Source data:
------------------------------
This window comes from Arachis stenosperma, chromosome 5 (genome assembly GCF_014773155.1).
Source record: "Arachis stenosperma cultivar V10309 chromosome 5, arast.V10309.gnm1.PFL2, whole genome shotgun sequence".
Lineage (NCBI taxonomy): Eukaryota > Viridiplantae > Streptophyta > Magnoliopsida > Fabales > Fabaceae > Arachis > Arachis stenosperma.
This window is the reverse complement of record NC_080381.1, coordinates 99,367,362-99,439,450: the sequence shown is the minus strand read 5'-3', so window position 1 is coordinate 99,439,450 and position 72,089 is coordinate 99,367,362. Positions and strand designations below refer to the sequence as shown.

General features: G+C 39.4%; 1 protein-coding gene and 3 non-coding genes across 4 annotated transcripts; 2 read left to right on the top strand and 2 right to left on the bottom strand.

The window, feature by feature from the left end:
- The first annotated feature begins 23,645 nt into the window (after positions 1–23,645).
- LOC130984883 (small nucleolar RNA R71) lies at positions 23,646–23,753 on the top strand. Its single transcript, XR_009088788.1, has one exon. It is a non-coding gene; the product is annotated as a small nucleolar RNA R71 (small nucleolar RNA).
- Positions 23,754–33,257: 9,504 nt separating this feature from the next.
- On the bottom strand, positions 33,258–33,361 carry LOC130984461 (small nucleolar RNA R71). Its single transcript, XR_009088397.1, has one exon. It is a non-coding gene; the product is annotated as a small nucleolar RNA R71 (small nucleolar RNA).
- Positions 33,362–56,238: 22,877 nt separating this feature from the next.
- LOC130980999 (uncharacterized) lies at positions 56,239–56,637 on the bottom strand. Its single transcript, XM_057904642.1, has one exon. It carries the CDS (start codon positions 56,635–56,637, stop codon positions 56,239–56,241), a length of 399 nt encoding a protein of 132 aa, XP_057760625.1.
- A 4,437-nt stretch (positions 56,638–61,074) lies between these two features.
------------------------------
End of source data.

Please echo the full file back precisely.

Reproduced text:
This window comes from Arachis stenosperma, chromosome 5 (genome assembly GCF_014773155.1).
Source record: "Arachis stenosperma cultivar V10309 chromosome 5, arast.V10309.gnm1.PFL2, whole genome shotgun sequence".
Lineage (NCBI taxonomy): Eukaryota > Viridiplantae > Streptophyta > Magnoliopsida > Fabales > Fabaceae > Arachis > Arachis stenosperma.
This window is the reverse complement of record NC_080381.1, coordinates 99,367,362-99,439,450: the sequence shown is the minus strand read 5'-3', so window position 1 is coordinate 99,439,450 and position 72,089 is coordinate 99,367,362. Positions and strand designations below refer to the sequence as shown.

General features: G+C 39.4%; 1 protein-coding gene and 3 non-coding genes across 4 annotated transcripts; 2 read left to right on the top strand and 2 right to left on the bottom strand.

The window, feature by feature from the left end:
- The first annotated feature begins 23,645 nt into the window (after positions 1–23,645).
- LOC130984883 (small nucleolar RNA R71) lies at positions 23,646–23,753 on the top strand. Its single transcript, XR_009088788.1, has one exon. It is a non-coding gene; the product is annotated as a small nucleolar RNA R71 (small nucleolar RNA).
- Positions 23,754–33,257: 9,504 nt separating this feature from the next.
- On the bottom strand, positions 33,258–33,361 carry LOC130984461 (small nucleolar RNA R71). Its single transcript, XR_009088397.1, has one exon. It is a non-coding gene; the product is annotated as a small nucleolar RNA R71 (small nucleolar RNA).
- Positions 33,362–56,238: 22,877 nt separating this feature from the next.
- LOC130980999 (uncharacterized) lies at positions 56,239–56,637 on the bottom strand. Its single transcript, XM_057904642.1, has one exon. It carries the CDS (start codon positions 56,635–56,637, stop codon positions 56,239–56,241), a length of 399 nt encoding a protein of 132 aa, XP_057760625.1.
- A 4,437-nt stretch (positions 56,638–61,074) lies between these two features.